Kentucky is 21 games and 78 days into the 2017-18 season, and for the first time we can definitely say that we’ve seen why this group can get to a Final Four.
Down by 17 points with 17 minutes left, playing against No. 7 West Virginia on the road, having turned the ball over 10 times in the first 10 minutes of the game, the Wildcats looked dead in the water.
And then proceeded to reel off a 21-2 run, pulling away down the stretch on the back of 34 points from Kevin Knox in an 83-76 win over the Mountaineers.
It was one of the most surprising and unexpected come-from-behind wins that I can remember seeing, and the question now becomes whether or not this was a fleeting moment of greatness in an otherwise underwhelming season for the Wildcats, or if this was ‘the moment,’ the turning point for a young-but-talented, flawed-but-still-learning roster.
And that is a question that I don’t think we’ll have an answer to anytime soon, which is part of the intrigue here.
For the first time since John Calipari showed up in Lexington, Kentucky feels like a team of underdogs. Yes, this is a roster that is full of five-star recruits and has a handful of players that will likely end up playing in the NBA. I understand that. They are never going to be a Cinderella. This is not the plot of Hoosiers.
But not all five-star prospects are created equal. Some are Marvin Bagley III or Deandre Ayton or Trae Young, and some are guys that need some seasoning before their find their footing at this level, guys like Nick Richards, or Wenyen Gabriel, or Hamidou Diallo or, hell, everyone on this Kentucky roster, save for maybe Knox.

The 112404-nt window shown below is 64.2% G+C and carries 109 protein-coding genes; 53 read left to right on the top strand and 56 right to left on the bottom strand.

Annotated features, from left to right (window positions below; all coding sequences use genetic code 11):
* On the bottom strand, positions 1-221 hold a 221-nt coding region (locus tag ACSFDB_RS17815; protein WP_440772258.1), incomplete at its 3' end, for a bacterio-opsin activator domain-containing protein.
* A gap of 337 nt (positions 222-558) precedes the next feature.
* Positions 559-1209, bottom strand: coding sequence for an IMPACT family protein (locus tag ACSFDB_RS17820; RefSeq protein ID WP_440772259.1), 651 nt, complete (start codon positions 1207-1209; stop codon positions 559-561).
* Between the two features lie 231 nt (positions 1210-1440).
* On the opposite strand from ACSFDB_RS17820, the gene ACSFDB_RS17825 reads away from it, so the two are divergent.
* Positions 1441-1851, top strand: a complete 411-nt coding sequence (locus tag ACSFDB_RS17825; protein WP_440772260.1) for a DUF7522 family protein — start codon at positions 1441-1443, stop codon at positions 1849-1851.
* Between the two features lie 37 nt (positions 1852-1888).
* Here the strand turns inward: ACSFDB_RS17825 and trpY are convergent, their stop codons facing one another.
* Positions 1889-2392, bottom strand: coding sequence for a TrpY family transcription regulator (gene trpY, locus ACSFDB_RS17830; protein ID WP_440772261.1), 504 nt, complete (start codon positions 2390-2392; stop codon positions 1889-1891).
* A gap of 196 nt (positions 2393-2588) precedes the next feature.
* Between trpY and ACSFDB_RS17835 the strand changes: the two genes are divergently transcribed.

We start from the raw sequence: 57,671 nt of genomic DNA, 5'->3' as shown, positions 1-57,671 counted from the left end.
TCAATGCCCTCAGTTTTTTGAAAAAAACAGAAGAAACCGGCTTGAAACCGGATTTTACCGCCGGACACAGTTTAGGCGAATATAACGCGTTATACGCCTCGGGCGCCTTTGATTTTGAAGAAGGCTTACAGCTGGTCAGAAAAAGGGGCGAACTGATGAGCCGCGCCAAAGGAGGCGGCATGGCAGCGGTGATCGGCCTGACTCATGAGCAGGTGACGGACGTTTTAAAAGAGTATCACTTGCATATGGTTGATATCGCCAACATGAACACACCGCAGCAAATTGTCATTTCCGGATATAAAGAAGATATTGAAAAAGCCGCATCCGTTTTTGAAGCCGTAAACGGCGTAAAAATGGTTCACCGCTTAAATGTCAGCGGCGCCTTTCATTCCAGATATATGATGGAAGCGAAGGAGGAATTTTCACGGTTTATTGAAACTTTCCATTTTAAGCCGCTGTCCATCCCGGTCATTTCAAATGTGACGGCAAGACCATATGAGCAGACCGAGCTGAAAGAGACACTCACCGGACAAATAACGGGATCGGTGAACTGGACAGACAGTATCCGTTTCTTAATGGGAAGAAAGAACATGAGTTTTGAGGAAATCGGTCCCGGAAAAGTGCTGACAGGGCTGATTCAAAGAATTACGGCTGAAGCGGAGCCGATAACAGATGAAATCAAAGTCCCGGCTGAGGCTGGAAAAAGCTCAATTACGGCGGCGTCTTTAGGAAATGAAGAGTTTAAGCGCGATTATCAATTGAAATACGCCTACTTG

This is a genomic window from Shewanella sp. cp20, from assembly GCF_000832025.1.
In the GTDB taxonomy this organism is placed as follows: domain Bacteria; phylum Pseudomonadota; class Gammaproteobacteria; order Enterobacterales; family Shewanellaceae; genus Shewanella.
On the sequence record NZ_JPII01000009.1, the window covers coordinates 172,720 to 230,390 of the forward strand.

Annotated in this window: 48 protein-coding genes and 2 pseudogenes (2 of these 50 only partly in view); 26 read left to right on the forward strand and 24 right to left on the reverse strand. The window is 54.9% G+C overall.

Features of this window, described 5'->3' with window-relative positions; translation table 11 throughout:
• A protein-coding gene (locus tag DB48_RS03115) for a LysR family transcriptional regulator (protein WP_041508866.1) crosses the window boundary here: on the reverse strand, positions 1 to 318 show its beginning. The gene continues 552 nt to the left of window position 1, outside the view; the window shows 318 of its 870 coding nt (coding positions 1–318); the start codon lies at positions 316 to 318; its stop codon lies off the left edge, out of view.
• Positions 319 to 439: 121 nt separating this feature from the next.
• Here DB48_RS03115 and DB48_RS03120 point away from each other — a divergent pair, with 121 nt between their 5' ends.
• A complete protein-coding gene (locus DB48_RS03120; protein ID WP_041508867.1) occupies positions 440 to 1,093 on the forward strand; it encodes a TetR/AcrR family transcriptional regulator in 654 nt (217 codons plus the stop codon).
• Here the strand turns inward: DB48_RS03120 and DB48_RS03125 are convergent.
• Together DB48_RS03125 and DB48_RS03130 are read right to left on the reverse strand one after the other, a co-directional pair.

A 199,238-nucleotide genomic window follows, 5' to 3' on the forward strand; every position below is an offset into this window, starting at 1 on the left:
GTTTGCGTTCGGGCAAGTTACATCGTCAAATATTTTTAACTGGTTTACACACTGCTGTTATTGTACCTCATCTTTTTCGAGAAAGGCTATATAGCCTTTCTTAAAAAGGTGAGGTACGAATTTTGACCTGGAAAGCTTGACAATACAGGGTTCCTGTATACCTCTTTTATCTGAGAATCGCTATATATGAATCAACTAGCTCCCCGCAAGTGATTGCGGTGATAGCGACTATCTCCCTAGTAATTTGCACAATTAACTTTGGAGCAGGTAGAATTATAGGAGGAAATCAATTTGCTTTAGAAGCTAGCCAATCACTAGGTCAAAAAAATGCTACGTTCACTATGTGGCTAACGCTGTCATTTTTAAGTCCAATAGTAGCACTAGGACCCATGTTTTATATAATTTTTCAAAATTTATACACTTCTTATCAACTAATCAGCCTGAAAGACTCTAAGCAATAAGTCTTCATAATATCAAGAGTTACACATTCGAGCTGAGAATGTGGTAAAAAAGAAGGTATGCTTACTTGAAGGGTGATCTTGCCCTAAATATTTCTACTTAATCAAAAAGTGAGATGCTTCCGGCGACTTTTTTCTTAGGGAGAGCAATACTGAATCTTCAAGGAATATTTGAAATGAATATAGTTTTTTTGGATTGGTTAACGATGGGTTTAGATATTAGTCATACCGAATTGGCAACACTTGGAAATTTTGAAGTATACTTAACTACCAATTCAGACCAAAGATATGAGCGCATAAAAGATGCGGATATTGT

In hindsight, it was silly to think that this group would dominate this season. An uninspiring start to the year led to an unimpressive non-conference slate which led to SEC play, where Kentucky lost three of their first seven games, and we should have seen it coming. Many did, but not to this extent. As the weeks passed, it looked more and more like this was just who Kentucky was.
Which led us to Saturday’s second half, where the youngest team in the country, a team that hasn’t handled pressure well, a team that turns the ball over on more than 20 percent of their possessions was down by 17 on the road in one of college basketball’s best environments against Press Virginia.
And they won.
If Kentucky’s season was the plot of a movie, this would be the turning point.
Knox, the guy that entered the program with all the hype in the world, finally played like a superstar. Gabriel proved to the college basketball world just how important he is to this team, with his energy and leadership. Jarred Vanderbilt showed off the dynamic he can bring to this team. Richards, who has spent the last two and a half months looking somewhere between lost and clueless, powered home the tip-dunk that sealed the win.
In that movie, the next five minutes would be a montage of powerful dunks and swished threes as the Wildcats won game after game before a dramatic victory at the end of the movie sending them to the Final Four with a win over their nemesis, those Big Bad Duke Blue Devils.
Saturday in Morgantown was the “left side, strong side” scene in Remember The Titans. It was the moment when Billy Hoyle and Sidney Dean realized they could win $5,000 if the played in that 2-on-2 tournament together in White Men Can’t Jump.
Whether or not that is how this narrative plays out remains to be seen.
West Virginia has now lost four of their last five games, and in three of those losses they led by double-figures in the second half.
Maybe Kentucky just got West Virginia at the right time.
Only time will tell us the truth.
But I will say this: I’m entirely more intrigued in how Kentucky’s season will play out than I was 12 hours ago.
And hopefully, Big Blue Nation didn’t abandon ship when I did.